Sagging German economy sends euro lower, global shares recover
By Richard Hubbard
LONDON (Reuters) - The euro hit a one-week low against the dollar on Wednesday after surprisingly weak data from regional powerhouse Germany, though an improving outlook for China supported shares and oil.
The Chinese data was also set to give Wall Street a modest lift when share trading begins after Tuesday's sharp falls. .N
But the dismal German data took its toll on the euro, which fell 0.4 percent to $1.2922, well below its peak of $1.3140 hit early last week.
Activity in Germany's manufacturing and service sectors declined for a sixth straight month in October as order books thinned, indicating Europe's largest economy had clearly stagnated in the second half of 2012.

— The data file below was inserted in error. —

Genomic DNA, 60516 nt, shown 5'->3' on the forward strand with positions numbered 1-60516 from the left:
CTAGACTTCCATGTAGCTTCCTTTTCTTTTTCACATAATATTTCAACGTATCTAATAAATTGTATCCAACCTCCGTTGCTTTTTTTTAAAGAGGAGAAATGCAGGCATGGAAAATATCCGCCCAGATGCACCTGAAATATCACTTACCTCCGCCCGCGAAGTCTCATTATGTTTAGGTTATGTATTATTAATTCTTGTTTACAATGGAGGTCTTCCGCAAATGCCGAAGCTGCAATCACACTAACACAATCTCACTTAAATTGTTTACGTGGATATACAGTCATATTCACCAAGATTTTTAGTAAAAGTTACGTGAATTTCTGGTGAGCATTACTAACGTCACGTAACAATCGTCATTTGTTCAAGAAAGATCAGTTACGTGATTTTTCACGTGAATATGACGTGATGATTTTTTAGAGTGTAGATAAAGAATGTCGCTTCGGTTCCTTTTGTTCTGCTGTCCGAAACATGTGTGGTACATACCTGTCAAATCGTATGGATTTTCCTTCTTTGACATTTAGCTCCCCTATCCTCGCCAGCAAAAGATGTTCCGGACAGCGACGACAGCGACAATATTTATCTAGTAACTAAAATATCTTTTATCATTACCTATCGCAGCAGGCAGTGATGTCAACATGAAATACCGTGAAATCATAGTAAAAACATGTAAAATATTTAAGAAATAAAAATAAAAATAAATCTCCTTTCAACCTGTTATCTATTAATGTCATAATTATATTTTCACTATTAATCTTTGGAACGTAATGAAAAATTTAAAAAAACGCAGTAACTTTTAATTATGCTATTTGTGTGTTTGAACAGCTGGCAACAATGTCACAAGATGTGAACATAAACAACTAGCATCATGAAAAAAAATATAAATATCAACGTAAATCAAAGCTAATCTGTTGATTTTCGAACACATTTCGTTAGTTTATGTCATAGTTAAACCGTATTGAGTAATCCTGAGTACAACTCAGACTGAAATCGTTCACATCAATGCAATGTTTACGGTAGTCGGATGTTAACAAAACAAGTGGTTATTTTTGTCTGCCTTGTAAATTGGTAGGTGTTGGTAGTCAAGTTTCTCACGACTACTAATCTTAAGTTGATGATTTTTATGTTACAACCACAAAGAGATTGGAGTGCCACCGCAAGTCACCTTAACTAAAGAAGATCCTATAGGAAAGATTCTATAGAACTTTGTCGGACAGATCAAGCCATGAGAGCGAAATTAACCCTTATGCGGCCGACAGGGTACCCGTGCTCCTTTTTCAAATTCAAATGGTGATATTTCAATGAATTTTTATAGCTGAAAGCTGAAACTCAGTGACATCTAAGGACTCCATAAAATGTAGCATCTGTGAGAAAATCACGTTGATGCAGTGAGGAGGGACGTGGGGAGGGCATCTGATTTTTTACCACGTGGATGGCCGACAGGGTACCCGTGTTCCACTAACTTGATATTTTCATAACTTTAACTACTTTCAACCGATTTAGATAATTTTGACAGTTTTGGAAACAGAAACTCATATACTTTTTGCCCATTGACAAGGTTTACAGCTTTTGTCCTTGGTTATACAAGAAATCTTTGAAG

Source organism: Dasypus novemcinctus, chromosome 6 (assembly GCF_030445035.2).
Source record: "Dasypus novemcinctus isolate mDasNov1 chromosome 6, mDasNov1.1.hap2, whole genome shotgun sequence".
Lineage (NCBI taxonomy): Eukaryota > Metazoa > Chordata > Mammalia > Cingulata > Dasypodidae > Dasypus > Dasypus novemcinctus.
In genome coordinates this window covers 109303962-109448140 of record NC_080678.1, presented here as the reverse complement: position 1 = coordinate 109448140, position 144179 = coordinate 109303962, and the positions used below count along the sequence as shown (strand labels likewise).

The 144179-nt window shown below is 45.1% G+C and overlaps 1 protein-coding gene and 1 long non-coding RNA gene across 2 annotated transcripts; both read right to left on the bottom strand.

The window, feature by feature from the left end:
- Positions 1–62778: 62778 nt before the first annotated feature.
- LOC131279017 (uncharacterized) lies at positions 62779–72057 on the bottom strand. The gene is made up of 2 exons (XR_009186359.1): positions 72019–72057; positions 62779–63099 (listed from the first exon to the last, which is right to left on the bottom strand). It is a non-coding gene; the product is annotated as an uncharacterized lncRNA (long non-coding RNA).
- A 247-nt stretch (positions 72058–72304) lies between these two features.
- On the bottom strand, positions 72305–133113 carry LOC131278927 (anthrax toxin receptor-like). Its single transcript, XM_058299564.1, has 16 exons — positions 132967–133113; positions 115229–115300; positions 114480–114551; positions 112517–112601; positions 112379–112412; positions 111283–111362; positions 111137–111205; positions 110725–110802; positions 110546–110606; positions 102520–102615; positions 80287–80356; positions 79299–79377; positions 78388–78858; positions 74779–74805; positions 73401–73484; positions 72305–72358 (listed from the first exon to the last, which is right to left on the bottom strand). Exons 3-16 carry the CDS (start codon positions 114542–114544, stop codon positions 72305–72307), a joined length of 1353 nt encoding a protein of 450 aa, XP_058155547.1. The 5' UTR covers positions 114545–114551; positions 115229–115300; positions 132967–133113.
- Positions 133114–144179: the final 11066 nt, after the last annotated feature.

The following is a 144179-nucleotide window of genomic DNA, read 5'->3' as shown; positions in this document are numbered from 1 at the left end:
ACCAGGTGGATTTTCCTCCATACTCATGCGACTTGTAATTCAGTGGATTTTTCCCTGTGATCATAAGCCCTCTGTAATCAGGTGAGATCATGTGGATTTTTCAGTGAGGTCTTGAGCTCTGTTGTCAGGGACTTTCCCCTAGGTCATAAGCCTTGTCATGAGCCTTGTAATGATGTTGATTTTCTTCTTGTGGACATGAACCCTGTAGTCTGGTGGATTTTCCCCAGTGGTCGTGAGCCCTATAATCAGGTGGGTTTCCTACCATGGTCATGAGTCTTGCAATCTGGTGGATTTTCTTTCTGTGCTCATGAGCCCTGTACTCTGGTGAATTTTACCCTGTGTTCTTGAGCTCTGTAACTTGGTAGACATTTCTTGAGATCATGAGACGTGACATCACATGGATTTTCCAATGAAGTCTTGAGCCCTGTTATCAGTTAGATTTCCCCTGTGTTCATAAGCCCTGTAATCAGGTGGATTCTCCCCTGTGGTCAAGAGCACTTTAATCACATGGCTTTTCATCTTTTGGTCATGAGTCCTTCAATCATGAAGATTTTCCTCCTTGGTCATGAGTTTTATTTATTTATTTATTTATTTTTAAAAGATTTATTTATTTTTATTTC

A separate poll of 45 economists by the Munich-based Ifo think-tank added to the gloom by revealing that business sentiment in October fell below even the weakest of forecasts.
"In all, while recent actions by euro zone policymakers may have calmed the markets, the euro zone's economic problems remain firmly in place," said Ben May, European economist at Capital Economics.
October's Composite Purchasing Managers' Index (PMI) survey for the whole 17-nation euro zone bloc meanwhile confirmed that the recession was likely to deepen across the whole region as activity hit its lowest levels since June 2009.
The euro could gain support later in the session when European Central Bank president Mario Draghi faces questions from German lawmakers. Continued...